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Hidden Hearing Loss – the Problem and the Promise

Tuesday, June 14, 2016  
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Hidden Hearing Loss – the Problem and the Promise

 Sharon G. Kujawa and M. Charles Liberman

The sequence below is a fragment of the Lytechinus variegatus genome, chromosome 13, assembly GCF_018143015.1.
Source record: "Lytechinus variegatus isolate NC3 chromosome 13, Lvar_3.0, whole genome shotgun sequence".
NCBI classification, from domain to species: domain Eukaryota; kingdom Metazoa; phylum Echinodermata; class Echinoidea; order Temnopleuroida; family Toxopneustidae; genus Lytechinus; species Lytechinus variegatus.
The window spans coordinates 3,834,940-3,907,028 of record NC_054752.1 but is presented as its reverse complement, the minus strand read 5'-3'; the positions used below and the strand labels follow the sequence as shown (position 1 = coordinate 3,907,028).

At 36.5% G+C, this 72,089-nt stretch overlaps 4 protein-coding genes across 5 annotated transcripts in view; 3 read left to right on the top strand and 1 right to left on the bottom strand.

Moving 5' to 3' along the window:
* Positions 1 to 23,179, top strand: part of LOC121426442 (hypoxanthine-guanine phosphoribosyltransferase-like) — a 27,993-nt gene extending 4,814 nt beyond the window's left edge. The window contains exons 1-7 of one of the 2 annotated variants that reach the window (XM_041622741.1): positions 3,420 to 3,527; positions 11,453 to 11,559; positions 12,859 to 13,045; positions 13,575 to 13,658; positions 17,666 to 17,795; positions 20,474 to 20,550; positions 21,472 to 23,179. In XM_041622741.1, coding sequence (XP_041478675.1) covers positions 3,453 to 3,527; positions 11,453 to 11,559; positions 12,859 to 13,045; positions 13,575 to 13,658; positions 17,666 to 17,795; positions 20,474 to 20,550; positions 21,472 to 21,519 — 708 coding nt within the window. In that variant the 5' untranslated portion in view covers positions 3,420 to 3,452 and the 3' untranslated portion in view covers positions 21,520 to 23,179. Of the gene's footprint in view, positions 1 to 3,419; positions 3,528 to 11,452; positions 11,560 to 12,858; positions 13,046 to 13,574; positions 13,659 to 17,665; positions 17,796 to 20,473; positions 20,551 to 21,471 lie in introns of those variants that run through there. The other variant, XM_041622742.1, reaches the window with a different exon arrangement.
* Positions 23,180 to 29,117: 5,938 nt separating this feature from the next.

Most adult hearing impairment is sensorineural in nature and arises from inner ear dysfunction.  Dogma has long held that hair cells are the most vulnerable cochlear elements and that cochlear neural loss typically occurs only after, and because of, hair cell degeneration. Work from our lab, and others, over the last 10 years has shown that this is not true for key etiologies of acquired sensorineural hearing loss, including noise, aging, and ototoxic drugs (Kujawa and Liberman 2015).  These insults can cause massive (>50%) loss of cochlear nerve peripheral synapses without any hair cell loss (see Figure).  This extensive cochlear synaptopathy has remained a “hidden hearing loss”, because 1) diffuse neural degeneration does not significantly elevate cochlear pure-tone thresholds, or the behavioral audiogram, until it reaches 80%, 2) the synaptic connections between cochlear neurons and hair cells are hard to see in routine histological material, and 3) the cell bodies and central axons of cochlear neurons,  survive for years to decades despite their loss of functional connection to the hair cells. Read more....


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